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Organizational Size and The Administrative Component

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Lecture - 15
Organisation Size - II

Welcome to this course on Organization Theory Structure and Design. Now, it is time
for module 15; this is the second part of Organization Size. We have talked about
organizational size in module 14 also. And, we will continue with this discussion in
module 15.
And, these are the things that we will cover in this module, understand what organization
size is, then we will try to understand, the relationship between organization size and the
administrative component.
(Refer Slide Time: 00:47)

Thereafter, we will understand which OT that is organization theory issues, are of greater
or lesser importance to small business managers.

(Refer Slide Time: 01:22)

Now, to start with, the critical question is how big is big? Throughout the previous
module, we have tried to assess what effect, if any, changes in an organization size have
on its structure. One interesting finding has been that size’s influence seems to dissipate
as the number of employees expands.
Once an organization becomes large in size, it tends to be high in complexity, high in
formalization and decentralization. That is, once an organization becomes big, increases
in the number of employees have no noticeable further influence on the structure
(Refer Slide Time: 01:56)

This conclusion, then begs the question: how big is big? Put another way, at what point
do additional employees become irrelevant, in determining an organization’s structure?
Our answer can only be an approximation to this number. However, most estimates tend
to fall in the range of fifteen hundred to two thousand employees.
(Refer Slide Time: 02:21)

Organization with fewer than fifteen hundred employees tend to be labelled as small. On
the other hand, when an organization or any of its sub units gets to around two thousand
employees, it becomes increasingly difficult to coordinate without differentiating units,
creating formalized rules and regulations or delegating decision making downwards. So,
we will define a large organization as one having approximately two thousand or more
employees.

(Refer Slide Time: 02:58)

The preceding definition, now allows us to make two important statements. The first
statement is adding employees to an organization, once it has approximately two
thousand members should have a minimal impact on its structure. Second, a change in
size will have its greatest impact on a structure when the organization is small?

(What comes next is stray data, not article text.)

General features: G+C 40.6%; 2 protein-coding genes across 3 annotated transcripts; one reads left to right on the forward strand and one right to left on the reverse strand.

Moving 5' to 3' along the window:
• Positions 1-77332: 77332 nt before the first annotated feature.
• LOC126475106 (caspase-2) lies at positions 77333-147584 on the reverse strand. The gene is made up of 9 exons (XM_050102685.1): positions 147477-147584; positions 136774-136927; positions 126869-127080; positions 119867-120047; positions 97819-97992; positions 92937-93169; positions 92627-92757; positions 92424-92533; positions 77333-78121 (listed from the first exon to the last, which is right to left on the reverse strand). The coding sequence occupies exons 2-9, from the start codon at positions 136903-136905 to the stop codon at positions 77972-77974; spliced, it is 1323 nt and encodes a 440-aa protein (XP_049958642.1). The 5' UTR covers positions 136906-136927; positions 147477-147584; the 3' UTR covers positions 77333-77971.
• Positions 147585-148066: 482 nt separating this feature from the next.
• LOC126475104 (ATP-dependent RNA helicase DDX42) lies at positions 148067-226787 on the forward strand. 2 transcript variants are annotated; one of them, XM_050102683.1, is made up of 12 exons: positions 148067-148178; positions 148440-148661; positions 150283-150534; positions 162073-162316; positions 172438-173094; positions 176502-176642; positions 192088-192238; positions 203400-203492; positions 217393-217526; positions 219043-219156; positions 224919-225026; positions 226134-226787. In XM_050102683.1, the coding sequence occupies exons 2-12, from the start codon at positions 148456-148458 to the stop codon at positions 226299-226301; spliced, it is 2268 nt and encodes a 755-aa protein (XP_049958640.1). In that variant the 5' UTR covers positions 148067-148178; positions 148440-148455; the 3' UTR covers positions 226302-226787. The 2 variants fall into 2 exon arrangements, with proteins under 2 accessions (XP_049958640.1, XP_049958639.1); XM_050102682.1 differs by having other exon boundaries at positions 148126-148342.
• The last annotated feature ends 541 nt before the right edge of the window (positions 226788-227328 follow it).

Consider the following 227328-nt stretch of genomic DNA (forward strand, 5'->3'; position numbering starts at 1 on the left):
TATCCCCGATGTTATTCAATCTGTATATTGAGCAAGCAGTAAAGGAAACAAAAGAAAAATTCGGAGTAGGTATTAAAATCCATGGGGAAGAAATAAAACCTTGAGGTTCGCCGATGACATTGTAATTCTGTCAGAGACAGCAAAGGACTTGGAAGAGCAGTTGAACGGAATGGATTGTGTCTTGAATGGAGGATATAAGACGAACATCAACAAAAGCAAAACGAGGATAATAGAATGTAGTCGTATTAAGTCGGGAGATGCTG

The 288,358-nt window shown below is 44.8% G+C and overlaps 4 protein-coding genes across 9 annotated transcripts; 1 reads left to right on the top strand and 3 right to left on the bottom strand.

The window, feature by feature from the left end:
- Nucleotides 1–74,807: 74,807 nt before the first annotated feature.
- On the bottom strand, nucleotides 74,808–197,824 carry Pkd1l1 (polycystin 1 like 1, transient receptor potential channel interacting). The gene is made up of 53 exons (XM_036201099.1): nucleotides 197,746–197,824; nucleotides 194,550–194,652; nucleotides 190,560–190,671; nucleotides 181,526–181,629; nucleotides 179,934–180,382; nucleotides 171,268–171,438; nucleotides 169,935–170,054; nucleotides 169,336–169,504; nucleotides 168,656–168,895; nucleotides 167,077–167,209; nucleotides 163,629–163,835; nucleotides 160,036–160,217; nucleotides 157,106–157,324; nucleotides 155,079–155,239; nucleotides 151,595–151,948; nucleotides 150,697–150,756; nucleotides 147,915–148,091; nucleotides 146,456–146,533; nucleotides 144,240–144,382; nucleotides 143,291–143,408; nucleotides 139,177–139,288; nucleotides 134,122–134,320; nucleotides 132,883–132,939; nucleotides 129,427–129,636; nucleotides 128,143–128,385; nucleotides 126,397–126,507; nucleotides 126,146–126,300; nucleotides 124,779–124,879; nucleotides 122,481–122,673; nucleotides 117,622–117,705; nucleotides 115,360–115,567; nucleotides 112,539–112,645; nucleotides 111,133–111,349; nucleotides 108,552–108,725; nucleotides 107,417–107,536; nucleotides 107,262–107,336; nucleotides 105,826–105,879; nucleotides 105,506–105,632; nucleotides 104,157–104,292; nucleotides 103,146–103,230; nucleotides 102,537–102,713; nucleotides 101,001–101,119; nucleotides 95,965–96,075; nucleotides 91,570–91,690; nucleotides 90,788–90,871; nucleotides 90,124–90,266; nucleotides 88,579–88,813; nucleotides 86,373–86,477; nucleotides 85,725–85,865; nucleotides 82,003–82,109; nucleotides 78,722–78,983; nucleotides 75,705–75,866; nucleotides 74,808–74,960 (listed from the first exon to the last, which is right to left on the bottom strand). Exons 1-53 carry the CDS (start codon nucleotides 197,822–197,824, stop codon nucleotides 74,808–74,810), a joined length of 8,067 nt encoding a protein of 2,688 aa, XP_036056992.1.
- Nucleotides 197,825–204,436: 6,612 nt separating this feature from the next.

The big organizations with five or ten thousand employees can double its size and you
are not likely to see any significant changes in its structure. But, if an organization with
five hundred employees doubles its size, you should expect that it will be followed by
significant structural changes.
Now, let us look at how to go about keeping it small. And, we are talking of the case of
HP and Magna internationals.

(Refer Slide Time: 04:01)

Among organizations that purposely seek to keep their organizational units small in
order to maintain flexibility and responsiveness to change, there is no clear consensus on
when a unit has become too big. For instance, compare HP and Magna international
solutions to the problem. Both of these highly successful firms pride themselves as
keeping units small.
(Refer Slide Time: 04:27)

Hp on one hand tend to use about two thousand employees as a cut off. When plants get
permanently beyond that number, HP builds a new facility to absorb future growth. On

the other hand, Magna international is a diversified Canadian auto part manufacturer
with more than ten thousand employees and almost 1 billion Canadian dollars in annual
sales. It uses two hundred people as its cut off. So, you see that HP uses two thousand
and Magna uses two hundred.
(Refer Slide Time: 05:05)

So, Magna is made up of more than one hundred separate enterprises, each operates
under its own name and has exactly one factory. When a plant gets more work than it can
handle, Magna does not add to it rather it clones the facility and it starts a new operation.
Magna’s CEO believes small units encourage entrepreneurship and focus responsibility
squarely with the plant manager. Now, let us look at some special issues relating to
organizational size. In this section we address two issues related to size.

(Refer Slide Time: 05:48)

First is, as the number of operative personnel increases, what effect does it have on the
number of administrators and supporting staff? And the second, is organizational theory
applicable to small organizations also?
(Refer Slide Time: 06:12)

So, let us start with this administrative component debate. Most of us have heard of
Parkinson’s Law, partly written in jest and partly in truth. Parkinson declared that work
expands so as to fill the time available for its completion. He argued that in government
at least, there needs to be little or no relationship between the work to be done and the

size of the staff to which it may be assigned. According to Parkinson, the number of
officials in an organization and the quantity of work to be done are not related to each
other at all. To prove his law, he trotted out figures on the British Royal Navy.
(Refer Slide Time: 06:57)

So, as shown in figure 15.1 between 1914 and 1928, the number of warships
commissioned declined by nearly 68 percent. Total personnel in the Navy declined by
approximately 32 percent, but that apparently had no bearing on the administrative staff,
whose purpose was to manage the ships and personnel. The number of onshore officials
and clerks rose by 40 percent over the fourteen year period, and the officer corp
increased by a startling 78 percent.